Focus on research: Work aims to end petroleum-based plastics

The days of plastic derived from oil may be coming to an end, thanks to work by an international team including Penn State researchers.

The team, which includes Melik Demirel, professor of engineering science and mechanics at Penn State, is investigating biological plastics, or elastomeric materials, that can be grown and have the same characteristics as conventional plastics.

Biological polymers are everywhere, Demirel said, but until recently, scientists couldn’t find the right molecular structure in nature that had the same properties as regular plastic.

For example, biological polymers exist in a person’s hair and fingernails, but they make for a poor plastic.

“The issue with your hair or nails is that you can heat them up, but you can’t mold them,” he explained. “What you need is a material that is soft, but moldable.”

It wasn’t until a collaboration with researchers at Nanyang Technological University in Singapore that Demirel and his colleagues discovered that the elastomeric structures in squid proteins could be used to produce elastomeric polymers.

“This was the Holy Grail,” Demirel stated. “It doesn’t exist in any other known species.”

The team’s work centers on various types of squid from around the world.

“We have to collect live squid to extract the genomic information.”

By understanding the genomes behind the squids’ elastomeric structures, the researchers can grow their own natural plastic.

Demirel said his work began with investigating biological asymmetric structures, trying to understand how nature solves problems, such as butterfly wings’ ability to shed water and gecko feet’s capacity for scaling walls.

The idea, Demirel said, was to mimic these natural structures to create tools on the micro- and nano scales.

“The issue became whether we could make these devices or not.”

But the strategy to imitate animals’ abilities proved extremely challenging and costly.

Then the team struck upon the idea of using the genomic blueprint nature already was providing.

While his colleagues in Singapore had an excellent grasp of the squid’s genomic information, it wasn’t until the addition of Demirel’s materials expertise that everyone realize the squid was animal the team was looking for.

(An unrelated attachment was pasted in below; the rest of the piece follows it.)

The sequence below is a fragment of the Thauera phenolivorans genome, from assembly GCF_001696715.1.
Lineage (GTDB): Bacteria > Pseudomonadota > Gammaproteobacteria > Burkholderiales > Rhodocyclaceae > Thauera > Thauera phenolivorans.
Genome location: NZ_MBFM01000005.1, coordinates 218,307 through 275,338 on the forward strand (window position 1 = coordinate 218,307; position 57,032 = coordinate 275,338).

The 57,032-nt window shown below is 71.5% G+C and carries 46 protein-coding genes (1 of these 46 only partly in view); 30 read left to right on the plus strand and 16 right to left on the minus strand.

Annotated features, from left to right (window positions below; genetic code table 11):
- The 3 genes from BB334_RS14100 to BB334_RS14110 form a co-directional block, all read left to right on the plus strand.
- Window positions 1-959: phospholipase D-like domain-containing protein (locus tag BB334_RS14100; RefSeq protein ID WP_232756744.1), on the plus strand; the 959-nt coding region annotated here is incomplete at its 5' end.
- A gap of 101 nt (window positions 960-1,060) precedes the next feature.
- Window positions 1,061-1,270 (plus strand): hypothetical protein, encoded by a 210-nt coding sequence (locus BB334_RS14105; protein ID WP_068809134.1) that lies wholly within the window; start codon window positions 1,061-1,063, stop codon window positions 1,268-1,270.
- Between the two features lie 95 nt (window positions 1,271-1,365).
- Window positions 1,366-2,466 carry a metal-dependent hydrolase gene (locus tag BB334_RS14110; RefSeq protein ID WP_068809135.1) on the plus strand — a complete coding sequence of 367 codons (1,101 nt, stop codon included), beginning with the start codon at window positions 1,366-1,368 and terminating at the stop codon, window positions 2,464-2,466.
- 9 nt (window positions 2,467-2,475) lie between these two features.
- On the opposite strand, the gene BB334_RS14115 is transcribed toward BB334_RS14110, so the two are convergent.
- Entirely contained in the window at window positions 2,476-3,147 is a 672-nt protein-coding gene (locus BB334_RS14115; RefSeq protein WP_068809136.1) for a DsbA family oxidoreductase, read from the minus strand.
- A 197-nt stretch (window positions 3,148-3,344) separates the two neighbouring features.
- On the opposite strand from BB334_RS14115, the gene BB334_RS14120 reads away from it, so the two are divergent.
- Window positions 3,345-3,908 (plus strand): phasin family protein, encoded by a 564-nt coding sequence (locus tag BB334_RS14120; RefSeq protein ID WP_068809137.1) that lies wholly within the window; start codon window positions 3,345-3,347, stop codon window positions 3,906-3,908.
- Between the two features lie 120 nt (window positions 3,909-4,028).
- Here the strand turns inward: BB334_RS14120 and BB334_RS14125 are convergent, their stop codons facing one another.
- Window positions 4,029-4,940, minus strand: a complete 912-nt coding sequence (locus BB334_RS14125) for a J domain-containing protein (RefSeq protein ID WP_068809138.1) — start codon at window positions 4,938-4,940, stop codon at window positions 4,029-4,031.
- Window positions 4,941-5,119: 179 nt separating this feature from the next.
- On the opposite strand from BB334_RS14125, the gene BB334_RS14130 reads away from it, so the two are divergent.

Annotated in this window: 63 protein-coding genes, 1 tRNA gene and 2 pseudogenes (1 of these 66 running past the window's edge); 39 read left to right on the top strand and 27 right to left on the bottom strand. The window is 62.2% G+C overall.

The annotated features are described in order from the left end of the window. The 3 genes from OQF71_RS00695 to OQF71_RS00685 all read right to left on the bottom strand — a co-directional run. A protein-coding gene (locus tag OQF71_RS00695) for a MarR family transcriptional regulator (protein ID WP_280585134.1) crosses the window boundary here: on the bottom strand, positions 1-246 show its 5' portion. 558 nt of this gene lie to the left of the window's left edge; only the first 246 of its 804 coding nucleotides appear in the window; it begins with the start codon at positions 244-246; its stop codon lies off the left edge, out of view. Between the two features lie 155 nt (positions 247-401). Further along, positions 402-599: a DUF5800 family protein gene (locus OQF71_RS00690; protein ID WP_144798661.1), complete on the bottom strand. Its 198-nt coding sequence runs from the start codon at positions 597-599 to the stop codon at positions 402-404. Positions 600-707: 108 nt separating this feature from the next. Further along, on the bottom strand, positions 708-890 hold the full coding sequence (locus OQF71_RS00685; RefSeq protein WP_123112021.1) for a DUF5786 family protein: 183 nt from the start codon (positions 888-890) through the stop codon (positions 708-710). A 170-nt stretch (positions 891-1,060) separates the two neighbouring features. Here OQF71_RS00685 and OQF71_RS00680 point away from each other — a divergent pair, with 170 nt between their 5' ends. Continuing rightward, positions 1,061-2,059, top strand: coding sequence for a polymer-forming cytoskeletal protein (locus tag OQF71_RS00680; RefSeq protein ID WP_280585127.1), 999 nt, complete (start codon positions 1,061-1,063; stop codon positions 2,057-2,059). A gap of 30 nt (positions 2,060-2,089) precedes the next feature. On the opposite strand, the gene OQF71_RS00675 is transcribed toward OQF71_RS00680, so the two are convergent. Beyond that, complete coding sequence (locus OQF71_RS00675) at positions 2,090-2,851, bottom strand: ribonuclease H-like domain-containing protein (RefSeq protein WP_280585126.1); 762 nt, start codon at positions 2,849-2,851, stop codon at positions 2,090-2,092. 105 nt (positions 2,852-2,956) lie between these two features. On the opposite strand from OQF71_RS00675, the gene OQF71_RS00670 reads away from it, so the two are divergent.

“We found that it could be molded and reshaped,” Demirel said of the squid’s elastomeric structure.

The result was a next generation soft material that can transform from a complete solid to liquid.

“It can go from colloidal gas to liquid to solid,” he said.

The materials can be shaped into almost anything that consumer plastics are made of. Demirel said elastomerics could be used in medical implants, for example, or gels in tissue scaffolds.

But it could prove to be a game-changer in consumer products.

“The big impact will come in an eco-friendly area. This will open up the door,” he said.

Demirel said the work has gone beyond the laboratory stage.

“The key issue was, ‘How can we make this cheaper and in a large scale?’ Now we have the technology and we have the information to produce these materials.”

He said according to the U.S. Environmental Protection Agency, in 2010 the country generated nearly 14 million tons of oil-based plastics for use as containers and packaging, about 11 million tons for durable goods such as appliances and 7 million tons for non-durable goods such as plates and cup. Of the plastic generated, only 8 percent was recovered for recycling.

The engineer said the team’s elastomeric material is infinitely recyclable and can be easily turned from solid to liquid to solid again.

“elastomeric material lasts a long time. It is a plastic, but it’s bio-derived,” Demirel said. Unlike conventional plastic, “it’s a protein. It’s a part of nature.”